I really enjoyed the perspective of this book, it was creative and had a nice twist to it. I would have rated it 5 stars, but had to drop it down to 4 because of the negative narration in regards to an overweight character's appearance. The general theme of the book was overcoming racism, so the casual fat-shaming thrown in seemed very out of place in an otherwise progressive and positive storyline. It was a disappointing and surprising inclusion from an author whom I usually regard incredibly h ...more
Mar 04, 2021 rated it it was amazing  ·  review of another edition
Shelves: fantasy
I like to think of this as a meditation on Hannah Arendt's concepts of natality and forgiveness

Of course, at nine, or whatever I was when I first read this, I wasn't making that connection; I just enjoyed a great story. But it's held up over the years
Jan 17, 2018 rated it really liked it
I liked this a lot. The narration is wonderful, between fairy-tale and children's story but never simple, always with so much between the lines. The characters are great, especially the siblings and friendships, and so are the different cultures and how they all relate to each other. The stakes were high, but for some reason overall this still felt like a very nice read, very hopeful. ...more
Oct 24, 2019 rated it it was ok
Three Lymen siblings must work with Giants and Dorigs to solve a water problem or something.

Read full review here.
Sandy Millin
Jun 20, 2020 rated it liked it
This was an interesting story with some nice twists but it has some elements which are very much of its time, for example the way that Brenda is described. The messages of the book are positive and it's a pleasant enough read, but it's just that. ...more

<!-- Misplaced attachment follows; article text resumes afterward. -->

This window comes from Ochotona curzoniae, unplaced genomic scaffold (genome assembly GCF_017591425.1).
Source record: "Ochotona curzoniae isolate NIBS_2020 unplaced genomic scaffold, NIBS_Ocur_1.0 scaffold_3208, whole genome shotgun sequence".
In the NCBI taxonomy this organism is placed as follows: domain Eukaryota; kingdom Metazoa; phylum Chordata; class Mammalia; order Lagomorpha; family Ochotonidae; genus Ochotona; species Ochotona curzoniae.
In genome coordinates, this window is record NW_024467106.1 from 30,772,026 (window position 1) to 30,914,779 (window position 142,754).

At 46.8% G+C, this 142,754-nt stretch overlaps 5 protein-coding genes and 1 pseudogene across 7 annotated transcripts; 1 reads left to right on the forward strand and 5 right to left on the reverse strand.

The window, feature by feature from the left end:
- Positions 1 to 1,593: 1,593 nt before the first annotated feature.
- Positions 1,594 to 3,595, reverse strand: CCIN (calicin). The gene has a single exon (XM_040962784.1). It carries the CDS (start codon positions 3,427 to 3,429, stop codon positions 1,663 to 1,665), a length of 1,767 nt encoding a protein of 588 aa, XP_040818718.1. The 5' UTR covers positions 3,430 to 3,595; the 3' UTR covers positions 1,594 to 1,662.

Julie Smallwood
Jan 15, 2021 rated it it was amazing
Such a magical book! If you love Diana Wynne Jones' books you'll love this one too. It has fun characters, races I've never seen in other fantasy books and a whole lot of magic! Another beautiful story with a good message. ...more
Alex Ankarr
May 06, 2018 rated it really liked it
I adored this one, a personal favourite. The little surprises are charming, and the teamwork and developing friendships of the characters are a joy.
May 22, 2018 rated it it was amazing  ·  review of another edition
It's not a bad book, but it's not one of her best. It's still a good read. The ending is a little abrupt. ...more
A really lovely, gripping book by Diana Wynne Jones!
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Diana was born in London, the daughter of Marjorie (née Jackson) and Richard Aneurin Jones, both of whom were teachers. When war was announced, shortly after her fifth birthday, she was evacuated to Wales, and thereafter moved several times, including periods in Coniston Water, in York, and back in London. In 1943 her family finally settled in Thaxted, Essex, where her parents worked running an ed ...more